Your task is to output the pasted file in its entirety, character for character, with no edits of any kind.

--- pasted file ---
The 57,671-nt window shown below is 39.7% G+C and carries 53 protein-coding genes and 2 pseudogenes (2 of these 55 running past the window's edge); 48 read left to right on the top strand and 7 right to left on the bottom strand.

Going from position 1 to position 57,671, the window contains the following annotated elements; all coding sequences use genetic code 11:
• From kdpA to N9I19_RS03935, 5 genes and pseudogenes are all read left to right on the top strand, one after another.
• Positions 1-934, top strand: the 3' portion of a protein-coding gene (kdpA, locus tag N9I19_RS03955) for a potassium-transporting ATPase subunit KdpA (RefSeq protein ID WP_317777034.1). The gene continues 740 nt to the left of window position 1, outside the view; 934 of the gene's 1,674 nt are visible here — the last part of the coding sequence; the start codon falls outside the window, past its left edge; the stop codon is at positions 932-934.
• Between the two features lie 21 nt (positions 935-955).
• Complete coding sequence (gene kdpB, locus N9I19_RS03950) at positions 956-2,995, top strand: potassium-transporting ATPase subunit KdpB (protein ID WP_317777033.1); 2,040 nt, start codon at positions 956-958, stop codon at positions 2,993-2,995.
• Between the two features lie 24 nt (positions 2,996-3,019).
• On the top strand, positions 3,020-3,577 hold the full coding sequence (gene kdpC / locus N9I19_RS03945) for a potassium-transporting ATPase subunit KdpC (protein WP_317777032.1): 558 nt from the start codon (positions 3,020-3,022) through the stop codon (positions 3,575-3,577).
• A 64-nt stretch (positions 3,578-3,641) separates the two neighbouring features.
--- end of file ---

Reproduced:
The 57,671-nt window shown below is 39.7% G+C and carries 53 protein-coding genes and 2 pseudogenes (2 of these 55 running past the window's edge); 48 read left to right on the top strand and 7 right to left on the bottom strand.

Going from position 1 to position 57,671, the window contains the following annotated elements; all coding sequences use genetic code 11:
• From kdpA to N9I19_RS03935, 5 genes and pseudogenes are all read left to right on the top strand, one after another.
• Positions 1-934, top strand: the 3' portion of a protein-coding gene (kdpA, locus tag N9I19_RS03955) for a potassium-transporting ATPase subunit KdpA (RefSeq protein ID WP_317777034.1). The gene continues 740 nt to the left of window position 1, outside the view; 934 of the gene's 1,674 nt are visible here — the last part of the coding sequence; the start codon falls outside the window, past its left edge; the stop codon is at positions 932-934.
• Between the two features lie 21 nt (positions 935-955).
• Complete coding sequence (gene kdpB, locus N9I19_RS03950) at positions 956-2,995, top strand: potassium-transporting ATPase subunit KdpB (protein ID WP_317777033.1); 2,040 nt, start codon at positions 956-958, stop codon at positions 2,993-2,995.
• Between the two features lie 24 nt (positions 2,996-3,019).
• On the top strand, positions 3,020-3,577 hold the full coding sequence (gene kdpC / locus N9I19_RS03945) for a potassium-transporting ATPase subunit KdpC (protein WP_317777032.1): 558 nt from the start codon (positions 3,020-3,022) through the stop codon (positions 3,575-3,577).
• A 64-nt stretch (positions 3,578-3,641) separates the two neighbouring features.